Some of my co-workers and I started sharing some of our favorite music. We’ve been doing it for a while, but now we’re actually reviewing them and sharing those reviews with one another.
We work right downtown, and at the end of last week, our town was hit with a Pepsi campaign. Apparently they’ve been doing this Real. Big. Summer. concert series, and it hit our town. For a couple of days, we’ve been seeing Pepsi trucks driving around, Pepsi hot air balloons, film crews, and these benches, complete with umbrellas, sand, and coolers full of Pepsi.
The homeless element of our town especially appreciated the free Pepsi.
The whole thing culminated in a free concert by an artist they refused to announce before hand. One of my coworkers went and was treated to a concert by Phillip Phillips. My coworker decided to share Phillips’ debut album, The World from the Side of the Moon.
And then, since it was released in 2012, everyone decided to share something which has been released in the last couple of years. So here are the four albums that were suggested to me this week.
A note on how I rate things. One star means I don’t think it qualifies as music. Five stars mean I wish I wrote the thing. Most music for me is a three.
Phillip Phillips – The World from the Side of the Moon (2012)
I didn’t recognize this album just from its name or the artist, but as soon as I heard the second track, Home, I recognized it instantly. I remember hearing that song when I’d go do a swim workout, or on insurance commercials, or on coverage of the London Olympic games, or … everywhere. For the longest time, I thought it was a new Mumford and Sons song, which is a complement for Phillips but not a good sign that I hadn’t heard his name until a year and a half after his song was huge. And it’s funny, because he’s even cited Mumford and Sons as a musical influence.
I also recognized the third track, Gone Gone Gone, and began to expect the whole album to be this brand of slightly folky pop rock. Maybe calling it Americana pop rock is more accurate. And it’s all pretty good. It’s a bit vanilla, but it’s not unpleasant.
Tell Me a Story surprised me by sounding more like Dave Matthews, who is (not surprisingly) another influence of Phillips’. Get Up Get Down (which seemed like another Dave Matthews inspired song) was the one song that made me rethink my expectations. The chorus something I expected to hear from someone with the endorsement of the corporate America music machine or (and I know I run the risk of sounding like a hippie here) “the man.” If you didn’t know before, I’m not really a fan of American Idol or the American music industry. Maybe I don’t know what I should expect from Idol anymore. I guess I might like the music, but definitely not the machine. Musicians might feel like they’re using the machine to get their music out, but they’re really the ones being used. Let me end this rant here before I get too distracted. While Phillips may have been involved with The Machine, this album doesn’t seem over-produced. It retains the acoustic sound and feel. It still feels real.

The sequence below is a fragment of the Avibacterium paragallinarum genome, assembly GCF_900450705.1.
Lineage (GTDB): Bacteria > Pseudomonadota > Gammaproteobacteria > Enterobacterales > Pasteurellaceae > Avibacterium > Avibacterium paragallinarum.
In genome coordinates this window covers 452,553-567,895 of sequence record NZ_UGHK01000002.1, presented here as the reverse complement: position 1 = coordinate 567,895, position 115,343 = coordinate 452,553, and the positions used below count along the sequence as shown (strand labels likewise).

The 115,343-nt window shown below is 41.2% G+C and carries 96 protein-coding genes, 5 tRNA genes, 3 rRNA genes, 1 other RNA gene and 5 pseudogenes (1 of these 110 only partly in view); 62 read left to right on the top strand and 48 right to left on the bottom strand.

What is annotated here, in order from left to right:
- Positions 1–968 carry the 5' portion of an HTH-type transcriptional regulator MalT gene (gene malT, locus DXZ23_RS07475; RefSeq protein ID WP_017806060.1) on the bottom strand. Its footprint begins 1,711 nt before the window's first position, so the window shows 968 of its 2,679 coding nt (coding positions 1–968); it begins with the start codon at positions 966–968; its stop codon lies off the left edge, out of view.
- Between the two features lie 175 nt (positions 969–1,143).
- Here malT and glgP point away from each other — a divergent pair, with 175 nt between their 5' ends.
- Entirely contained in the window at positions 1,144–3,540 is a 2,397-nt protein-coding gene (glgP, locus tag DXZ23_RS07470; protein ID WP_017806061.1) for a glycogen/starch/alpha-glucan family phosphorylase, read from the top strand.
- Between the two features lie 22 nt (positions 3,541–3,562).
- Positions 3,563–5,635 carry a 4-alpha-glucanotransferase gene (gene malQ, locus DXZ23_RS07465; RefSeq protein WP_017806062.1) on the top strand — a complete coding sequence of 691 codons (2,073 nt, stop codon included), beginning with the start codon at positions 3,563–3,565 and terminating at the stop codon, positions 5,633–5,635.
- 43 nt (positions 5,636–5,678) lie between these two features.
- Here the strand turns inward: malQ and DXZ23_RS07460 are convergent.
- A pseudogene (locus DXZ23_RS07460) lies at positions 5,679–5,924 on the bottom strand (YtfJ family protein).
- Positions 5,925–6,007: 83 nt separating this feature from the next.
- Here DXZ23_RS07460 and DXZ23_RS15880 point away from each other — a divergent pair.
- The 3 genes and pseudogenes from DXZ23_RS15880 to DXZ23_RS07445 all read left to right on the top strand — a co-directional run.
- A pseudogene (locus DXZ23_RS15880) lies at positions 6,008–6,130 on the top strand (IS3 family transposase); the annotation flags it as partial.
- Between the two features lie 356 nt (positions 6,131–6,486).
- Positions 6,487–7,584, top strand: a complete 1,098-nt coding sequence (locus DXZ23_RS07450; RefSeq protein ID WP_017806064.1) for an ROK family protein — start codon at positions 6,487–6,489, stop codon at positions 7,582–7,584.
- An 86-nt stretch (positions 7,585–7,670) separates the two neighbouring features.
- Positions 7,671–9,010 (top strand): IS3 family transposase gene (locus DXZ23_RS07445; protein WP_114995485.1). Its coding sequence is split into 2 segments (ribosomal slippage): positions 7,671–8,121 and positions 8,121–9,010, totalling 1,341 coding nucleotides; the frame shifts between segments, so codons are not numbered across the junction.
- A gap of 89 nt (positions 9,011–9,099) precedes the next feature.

The more the album went on, the more it felt like a Dave Matthews record. They even had horns in Drive Me. I wouldn’t be surprised if I learned if DMB’s horn players were credited on Phillips’ album.
In the end, I decided this whole thing was Phillips recording an album written by Mumford and Sons, intending to be a tribute to Dave Matthews. In that light it is exactly perfect. Like I said before, it’s a good album. It has some real heart-felt honesty. I think it helps that Phillips wrote most of it himself. Although, ironically, he didn’t write the two biggest songs off the album. 3/5
Sam Smith – In the Lonely Hour (2014)
I’m not sure what I expected, but it wasn’t what I got. This is more what I’d expect from an American Idol alum. There were some acoustic sounds and some electronic ones. Apparently he comes from a church choir background, and that’s prevalent in his music. This kid is British, but he sounds like an African-American soul singer from the ’80s. Surprise, surprise – he lists Whitney Houston as a big influence, along with Mariah Carey, Beyoncé, and Amy Winehouse. I’m surprised I haven’t run into something by him saying Adele is an influence, because that’s what this album reminded me of; a British artist writing a love letter to American R&B.
It’s not really my thing. It doesn’t suck, but I wouldn’t choose to listen to it again.
I will say I’m not a fan of Sam Smith as a person. About this album, he said, “This album is my ‘f**k off’ to everyone and basically say, ‘No, I have been in love and, if anything, it was much more painful than your version’, because I’m not getting what I want and it’s so close.”
You’re not getting what you want? Welcome to life, kid. Get over yourself. It was much more painful than my version? There’s no way on earth you could ever know that or make that judgement. You’re not that special.
Even your music isn’t that notable. 2/5
Mumford and Sons – Babel (2012)